Donald Trump has thanked North Korea's leader Kim Jong Un for sending the suspected remains of US soldiers killed in the Korean War back to the United States.
"Thank you to Chairman Kim Jong Un for keeping your word & starting the process of sending home the remains of our great and beloved missing fallen! I am not at all surprised that you took this kind action," the US President wrote in a tweet.
"Also, thank you for your nice letter – I look forward to seeing you soon!", Mr Trump said, without elaborating.
Mr Kim sent a letter to Mr Trump in mid-July in which the North Korean leader said he hoped there would be a second meeting between the two, but it was unclear if that was the "nice letter" to which he was referring to.
Thank you to Chairman Kim Jong Un for keeping your word & starting the process of sending home the remains of our great and beloved missing fallen! I am not at all surprised that you took this kind action. Also, thank you for your nice letter – l look forward to seeing you soon!
— Donald J. Trump (@realDonaldTrump) August 2, 2018
The pledge to return the remains of US soldiers was made during a landmark summit between the leaders in June in Singapore, where North Korea committed to work towards the complete denuclearisation of the Korean peninsula.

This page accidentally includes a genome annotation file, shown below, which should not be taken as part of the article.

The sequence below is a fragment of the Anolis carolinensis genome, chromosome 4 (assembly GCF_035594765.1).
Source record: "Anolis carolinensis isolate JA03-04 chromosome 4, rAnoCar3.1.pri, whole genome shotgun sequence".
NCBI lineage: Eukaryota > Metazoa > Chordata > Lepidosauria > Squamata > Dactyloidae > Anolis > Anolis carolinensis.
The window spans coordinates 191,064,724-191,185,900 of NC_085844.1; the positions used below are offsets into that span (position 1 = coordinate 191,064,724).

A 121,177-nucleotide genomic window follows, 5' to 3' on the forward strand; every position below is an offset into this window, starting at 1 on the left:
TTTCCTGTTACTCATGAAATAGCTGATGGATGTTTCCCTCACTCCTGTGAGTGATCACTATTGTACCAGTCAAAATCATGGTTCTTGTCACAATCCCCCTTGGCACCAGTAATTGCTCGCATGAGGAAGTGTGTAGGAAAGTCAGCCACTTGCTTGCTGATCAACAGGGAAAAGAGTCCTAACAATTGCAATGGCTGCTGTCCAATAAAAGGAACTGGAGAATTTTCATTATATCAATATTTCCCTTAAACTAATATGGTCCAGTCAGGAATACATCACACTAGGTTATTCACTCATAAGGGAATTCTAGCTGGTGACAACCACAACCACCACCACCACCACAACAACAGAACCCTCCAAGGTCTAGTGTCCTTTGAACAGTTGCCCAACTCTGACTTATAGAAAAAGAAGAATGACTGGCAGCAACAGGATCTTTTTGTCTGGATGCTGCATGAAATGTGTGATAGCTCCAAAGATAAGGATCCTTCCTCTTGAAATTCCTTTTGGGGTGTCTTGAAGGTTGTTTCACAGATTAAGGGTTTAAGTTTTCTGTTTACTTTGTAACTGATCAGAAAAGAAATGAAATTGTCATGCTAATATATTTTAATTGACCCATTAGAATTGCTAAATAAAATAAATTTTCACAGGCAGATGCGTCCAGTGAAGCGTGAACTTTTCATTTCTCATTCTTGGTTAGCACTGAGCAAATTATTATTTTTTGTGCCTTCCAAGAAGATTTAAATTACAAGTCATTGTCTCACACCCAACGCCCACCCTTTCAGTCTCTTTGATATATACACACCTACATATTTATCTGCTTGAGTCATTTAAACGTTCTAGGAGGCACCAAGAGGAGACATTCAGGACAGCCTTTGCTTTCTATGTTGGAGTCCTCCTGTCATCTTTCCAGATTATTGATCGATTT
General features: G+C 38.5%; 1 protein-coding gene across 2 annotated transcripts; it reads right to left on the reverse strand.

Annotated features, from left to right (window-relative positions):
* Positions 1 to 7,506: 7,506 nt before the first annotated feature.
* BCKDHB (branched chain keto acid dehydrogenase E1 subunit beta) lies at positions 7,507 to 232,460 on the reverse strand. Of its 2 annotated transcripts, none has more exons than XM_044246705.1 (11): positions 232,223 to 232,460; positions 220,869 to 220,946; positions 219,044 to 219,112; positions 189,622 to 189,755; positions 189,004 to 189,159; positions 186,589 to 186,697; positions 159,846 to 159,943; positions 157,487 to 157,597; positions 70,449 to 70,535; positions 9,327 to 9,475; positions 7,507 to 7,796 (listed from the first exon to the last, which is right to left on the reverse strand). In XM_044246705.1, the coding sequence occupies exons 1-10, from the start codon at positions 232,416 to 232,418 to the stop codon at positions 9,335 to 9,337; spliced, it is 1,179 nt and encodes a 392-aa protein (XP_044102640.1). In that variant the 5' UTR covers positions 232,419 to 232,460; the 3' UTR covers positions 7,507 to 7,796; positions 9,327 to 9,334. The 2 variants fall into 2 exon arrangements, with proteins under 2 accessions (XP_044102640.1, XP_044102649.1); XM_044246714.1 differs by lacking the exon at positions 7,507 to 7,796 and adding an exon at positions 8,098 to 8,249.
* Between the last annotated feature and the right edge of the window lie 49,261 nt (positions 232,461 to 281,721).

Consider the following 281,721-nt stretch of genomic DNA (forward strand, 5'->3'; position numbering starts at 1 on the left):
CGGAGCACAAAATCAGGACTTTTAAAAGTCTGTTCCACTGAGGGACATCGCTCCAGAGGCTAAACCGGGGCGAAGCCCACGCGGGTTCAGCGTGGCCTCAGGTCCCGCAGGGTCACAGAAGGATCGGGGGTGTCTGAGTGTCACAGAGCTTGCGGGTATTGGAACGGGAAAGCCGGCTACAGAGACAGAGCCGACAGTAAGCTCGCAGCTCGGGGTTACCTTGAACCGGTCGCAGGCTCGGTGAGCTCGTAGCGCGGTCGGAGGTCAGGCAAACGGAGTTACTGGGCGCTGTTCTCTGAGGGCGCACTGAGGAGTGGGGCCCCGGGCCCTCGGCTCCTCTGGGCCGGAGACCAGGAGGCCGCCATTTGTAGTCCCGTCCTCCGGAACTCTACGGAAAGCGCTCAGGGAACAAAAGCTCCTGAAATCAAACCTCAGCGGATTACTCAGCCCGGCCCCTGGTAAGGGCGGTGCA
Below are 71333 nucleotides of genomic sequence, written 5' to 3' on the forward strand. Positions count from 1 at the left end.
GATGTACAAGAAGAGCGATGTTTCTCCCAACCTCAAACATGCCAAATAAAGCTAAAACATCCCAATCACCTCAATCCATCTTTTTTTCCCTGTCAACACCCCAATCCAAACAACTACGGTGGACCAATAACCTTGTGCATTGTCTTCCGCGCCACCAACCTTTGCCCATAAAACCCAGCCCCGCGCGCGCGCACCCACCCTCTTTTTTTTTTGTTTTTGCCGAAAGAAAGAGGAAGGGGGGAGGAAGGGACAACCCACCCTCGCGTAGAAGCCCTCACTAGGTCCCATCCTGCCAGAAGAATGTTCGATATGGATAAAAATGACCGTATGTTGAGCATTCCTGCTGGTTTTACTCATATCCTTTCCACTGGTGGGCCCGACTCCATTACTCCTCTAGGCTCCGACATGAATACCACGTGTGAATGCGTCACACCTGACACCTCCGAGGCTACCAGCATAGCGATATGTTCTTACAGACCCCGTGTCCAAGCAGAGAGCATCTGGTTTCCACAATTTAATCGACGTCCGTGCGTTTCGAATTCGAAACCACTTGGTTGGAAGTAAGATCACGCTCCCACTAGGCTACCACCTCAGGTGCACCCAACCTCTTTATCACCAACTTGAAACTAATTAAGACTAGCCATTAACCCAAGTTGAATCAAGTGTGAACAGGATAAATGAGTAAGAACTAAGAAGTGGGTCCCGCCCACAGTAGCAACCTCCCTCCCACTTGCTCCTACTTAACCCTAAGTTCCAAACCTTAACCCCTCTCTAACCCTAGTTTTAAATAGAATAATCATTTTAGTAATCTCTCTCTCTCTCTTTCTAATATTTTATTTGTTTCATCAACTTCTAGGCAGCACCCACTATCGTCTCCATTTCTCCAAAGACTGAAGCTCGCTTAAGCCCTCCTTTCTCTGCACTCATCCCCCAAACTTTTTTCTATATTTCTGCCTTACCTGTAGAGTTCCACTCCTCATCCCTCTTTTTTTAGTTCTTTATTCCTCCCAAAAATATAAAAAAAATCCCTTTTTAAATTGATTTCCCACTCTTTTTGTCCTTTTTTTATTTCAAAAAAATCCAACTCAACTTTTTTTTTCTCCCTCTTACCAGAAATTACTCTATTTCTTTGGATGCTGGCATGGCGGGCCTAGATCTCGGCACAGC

Vice President Mike Pence presided over the return of the remains in an emotional ceremony in Hawaii on Wednesday.
Members of the US military carried 55 boxes draped with American flags off C-17 aircraft and into a hangar at Joint Base Pearl Harbor-Hickam.
"I know that President Trump is grateful that Chairman Kim has kept his word, and we see today this tangible progress in
our efforts to achieve peace on the Korean peninsula," said Mr Pence, whose father fought in the Korean War.
The remains will be taken to a laboratory at the base for identification and experts say the process could take anything from days to decades.
More than 7,700 US troops remain unaccounted for from the 1950-53 Korea War. About 5,300 were lost in what is now North Korea.
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The remains are expected to mostly be American, though may also include servicemen from other United Nations member nations who fought alongside the US in support of South Korea during the war.
North Korea handed over the remains last week.